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L.A. chorale to present ‘Tears’ in Santa Fe

The Los Angeles Master Chorale will perform “Lagrime di San Pietro” (“Tears of St. Peter.”) (Courtesy of Tao Ruspoli And Marie Noorbergen)

ALBUQUERQUE, N.M. — A thousand blows of self-remorse spear Peter’s heart.

Orlando di Lasso’s final composition outlines the saint’s seven stages of grief for denying Christ three times. The Los Angeles Master Chorale will perform “Lagrime di San Pietro” (“Tears of St. Peter”) at the Lensic Performing Arts Center on Friday, May 31.

The decision to present the piece gestated when famed director Peter Sellars and conductor Grant Gershon were working on the 2011 production of Vivaldi’s “Griselda” at the Santa Fe Opera.

“I remember Peter saying if we agreed to tackle this, it would be the hardest thing either one of us has ever done,” Gershon said in a telephone interview from Los Angeles. “He’s sometimes prone to a bit of hyperbole, but I realized he was absolutely right.”

When most of us think of Italian composers, names like Vivaldi, Rossini, Puccini and Verdi come to mind. Music lovers can be forgiven for scratching their heads at the mention of Di Lasso.

“He had the bad luck of being at the height of his powers as (the Renaissance) was coming to a close,” Gershon said. “I like to refer to it as the greatest masterpiece that nobody’s heard.”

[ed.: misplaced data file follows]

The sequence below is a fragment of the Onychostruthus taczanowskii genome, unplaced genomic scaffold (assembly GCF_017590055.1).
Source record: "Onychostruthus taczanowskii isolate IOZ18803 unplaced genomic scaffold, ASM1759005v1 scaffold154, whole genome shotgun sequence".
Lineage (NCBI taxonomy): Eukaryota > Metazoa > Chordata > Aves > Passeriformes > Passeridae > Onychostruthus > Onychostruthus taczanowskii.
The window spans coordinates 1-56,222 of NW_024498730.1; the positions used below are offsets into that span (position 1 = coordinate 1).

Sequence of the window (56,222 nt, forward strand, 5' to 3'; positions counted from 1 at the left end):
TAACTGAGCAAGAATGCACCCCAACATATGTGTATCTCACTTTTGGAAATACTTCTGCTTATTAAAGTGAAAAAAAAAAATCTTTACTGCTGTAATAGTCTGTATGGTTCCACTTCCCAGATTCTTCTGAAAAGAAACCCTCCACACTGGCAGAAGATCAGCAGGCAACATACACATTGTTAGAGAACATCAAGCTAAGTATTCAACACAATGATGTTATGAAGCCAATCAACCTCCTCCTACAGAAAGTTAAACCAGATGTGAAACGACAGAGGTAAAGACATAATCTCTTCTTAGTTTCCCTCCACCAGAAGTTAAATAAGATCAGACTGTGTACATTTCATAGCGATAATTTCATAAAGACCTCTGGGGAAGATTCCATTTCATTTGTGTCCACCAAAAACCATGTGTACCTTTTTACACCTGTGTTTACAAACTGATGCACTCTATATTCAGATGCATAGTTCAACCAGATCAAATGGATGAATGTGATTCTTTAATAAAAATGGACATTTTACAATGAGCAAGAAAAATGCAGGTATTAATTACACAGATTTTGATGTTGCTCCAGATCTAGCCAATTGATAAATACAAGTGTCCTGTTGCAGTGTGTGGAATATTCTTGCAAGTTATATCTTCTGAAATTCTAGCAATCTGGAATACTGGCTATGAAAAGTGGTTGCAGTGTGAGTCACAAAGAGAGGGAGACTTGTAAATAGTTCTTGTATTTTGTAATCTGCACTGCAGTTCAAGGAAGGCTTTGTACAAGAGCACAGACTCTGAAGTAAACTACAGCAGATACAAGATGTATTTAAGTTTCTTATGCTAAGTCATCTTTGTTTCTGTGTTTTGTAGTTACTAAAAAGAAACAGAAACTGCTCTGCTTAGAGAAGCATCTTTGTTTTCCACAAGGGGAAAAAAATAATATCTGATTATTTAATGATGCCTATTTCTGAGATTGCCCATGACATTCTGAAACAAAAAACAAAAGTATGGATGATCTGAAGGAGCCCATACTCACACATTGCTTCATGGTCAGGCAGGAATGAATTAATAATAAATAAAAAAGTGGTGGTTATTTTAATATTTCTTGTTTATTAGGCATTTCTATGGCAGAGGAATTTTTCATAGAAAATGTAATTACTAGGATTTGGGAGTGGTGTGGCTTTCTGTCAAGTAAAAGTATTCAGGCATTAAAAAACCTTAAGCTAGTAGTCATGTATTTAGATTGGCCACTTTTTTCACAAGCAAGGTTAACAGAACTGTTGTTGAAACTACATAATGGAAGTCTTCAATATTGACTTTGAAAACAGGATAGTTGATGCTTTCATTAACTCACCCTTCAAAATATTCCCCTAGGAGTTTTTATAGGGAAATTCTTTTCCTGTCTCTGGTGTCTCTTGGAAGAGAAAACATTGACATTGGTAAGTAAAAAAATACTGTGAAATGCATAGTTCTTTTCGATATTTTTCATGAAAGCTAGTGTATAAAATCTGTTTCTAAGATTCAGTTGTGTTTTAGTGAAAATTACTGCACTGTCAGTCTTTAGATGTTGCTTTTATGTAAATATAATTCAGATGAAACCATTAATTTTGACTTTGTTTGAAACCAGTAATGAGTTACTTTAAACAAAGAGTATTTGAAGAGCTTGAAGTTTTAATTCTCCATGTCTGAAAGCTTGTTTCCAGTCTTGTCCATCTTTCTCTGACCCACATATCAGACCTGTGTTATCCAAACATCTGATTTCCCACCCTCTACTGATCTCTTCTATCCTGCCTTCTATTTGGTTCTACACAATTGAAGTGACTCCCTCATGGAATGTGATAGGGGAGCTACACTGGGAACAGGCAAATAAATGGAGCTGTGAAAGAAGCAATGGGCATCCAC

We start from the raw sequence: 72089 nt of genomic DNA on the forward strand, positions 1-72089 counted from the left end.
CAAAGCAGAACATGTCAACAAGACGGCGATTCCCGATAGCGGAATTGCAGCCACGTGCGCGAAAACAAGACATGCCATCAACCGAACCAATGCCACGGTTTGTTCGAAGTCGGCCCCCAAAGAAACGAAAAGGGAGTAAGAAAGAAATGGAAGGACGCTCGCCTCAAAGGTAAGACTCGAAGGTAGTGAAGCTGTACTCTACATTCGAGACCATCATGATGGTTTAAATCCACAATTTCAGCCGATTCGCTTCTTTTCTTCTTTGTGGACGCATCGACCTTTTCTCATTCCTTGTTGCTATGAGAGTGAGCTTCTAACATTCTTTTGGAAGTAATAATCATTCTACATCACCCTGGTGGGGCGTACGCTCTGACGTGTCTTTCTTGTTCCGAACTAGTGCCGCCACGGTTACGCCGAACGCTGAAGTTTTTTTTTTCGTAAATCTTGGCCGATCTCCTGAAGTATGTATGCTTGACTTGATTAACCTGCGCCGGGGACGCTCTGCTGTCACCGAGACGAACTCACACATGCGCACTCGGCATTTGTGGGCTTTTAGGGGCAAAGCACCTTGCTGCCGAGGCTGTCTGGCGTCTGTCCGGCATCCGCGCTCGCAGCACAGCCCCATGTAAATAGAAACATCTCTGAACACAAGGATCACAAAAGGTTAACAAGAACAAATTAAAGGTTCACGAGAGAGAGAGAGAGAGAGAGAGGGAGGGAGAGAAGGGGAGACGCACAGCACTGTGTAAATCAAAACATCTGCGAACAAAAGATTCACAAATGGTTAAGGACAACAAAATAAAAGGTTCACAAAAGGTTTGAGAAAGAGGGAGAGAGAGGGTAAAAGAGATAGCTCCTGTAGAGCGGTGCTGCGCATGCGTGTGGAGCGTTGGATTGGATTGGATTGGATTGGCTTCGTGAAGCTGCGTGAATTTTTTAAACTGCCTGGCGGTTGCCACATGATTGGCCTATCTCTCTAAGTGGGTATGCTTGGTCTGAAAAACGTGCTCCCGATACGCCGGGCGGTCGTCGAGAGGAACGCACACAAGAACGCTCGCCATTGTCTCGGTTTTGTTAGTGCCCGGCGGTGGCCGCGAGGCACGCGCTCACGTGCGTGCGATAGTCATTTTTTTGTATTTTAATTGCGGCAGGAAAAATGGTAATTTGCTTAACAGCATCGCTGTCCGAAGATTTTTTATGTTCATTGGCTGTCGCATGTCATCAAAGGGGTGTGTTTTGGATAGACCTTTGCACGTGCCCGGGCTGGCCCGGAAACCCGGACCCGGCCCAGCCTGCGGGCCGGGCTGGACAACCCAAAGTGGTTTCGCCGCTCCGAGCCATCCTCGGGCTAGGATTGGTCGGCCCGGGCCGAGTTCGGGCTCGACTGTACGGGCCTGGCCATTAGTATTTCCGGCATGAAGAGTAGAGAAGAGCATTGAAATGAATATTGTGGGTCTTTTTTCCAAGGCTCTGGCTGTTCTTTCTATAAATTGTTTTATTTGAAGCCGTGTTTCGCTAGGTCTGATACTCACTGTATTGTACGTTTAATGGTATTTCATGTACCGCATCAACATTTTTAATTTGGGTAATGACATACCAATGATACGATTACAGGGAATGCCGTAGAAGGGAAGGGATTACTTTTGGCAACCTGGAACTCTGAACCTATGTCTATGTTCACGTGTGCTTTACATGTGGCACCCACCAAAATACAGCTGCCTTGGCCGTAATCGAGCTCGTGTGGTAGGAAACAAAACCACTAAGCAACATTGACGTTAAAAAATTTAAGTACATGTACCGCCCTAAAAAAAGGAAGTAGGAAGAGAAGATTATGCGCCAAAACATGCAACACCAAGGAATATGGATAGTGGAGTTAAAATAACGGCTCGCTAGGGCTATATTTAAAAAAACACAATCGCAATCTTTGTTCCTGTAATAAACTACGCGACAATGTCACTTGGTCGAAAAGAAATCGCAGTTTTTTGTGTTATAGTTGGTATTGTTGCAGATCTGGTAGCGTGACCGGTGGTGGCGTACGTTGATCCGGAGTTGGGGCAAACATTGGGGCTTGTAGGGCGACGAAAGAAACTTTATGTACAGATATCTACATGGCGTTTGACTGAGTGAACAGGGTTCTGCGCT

Di Lasso penned his 1594 opus in seven-part polyphony, creating mini-dramas or madrigals out of each one. Sellars and Gershon decided to stage the performances in a setting as vivid as the music. The 21 singers writhe, embrace, roll and gesture in their agony.

“It’s truly about the human condition,” Gershon said. “All of us have had episodes in our lives that we’re not proud of and carry with us. It’s (about) how to go on and what it means to confront that part over which you have the most shame. (Di Lasso’s) commitment to share these personal truths is something that resonates 500 years later.”

The music carries the work beyond that despair.

“It has a radiance and a lightness in every phrase; the sense of building a cathedral of sound through voices of sound,” Gershon said.

The Los Angeles Master Chorale premiered the piece just days before the 2016 election.

“It’s about the end of an era,” Gershon said. “People find it absolutely revelatory.”

The chorale will travel to Berkeley, Calif.; London; and Paris before landing in Santa Fe.

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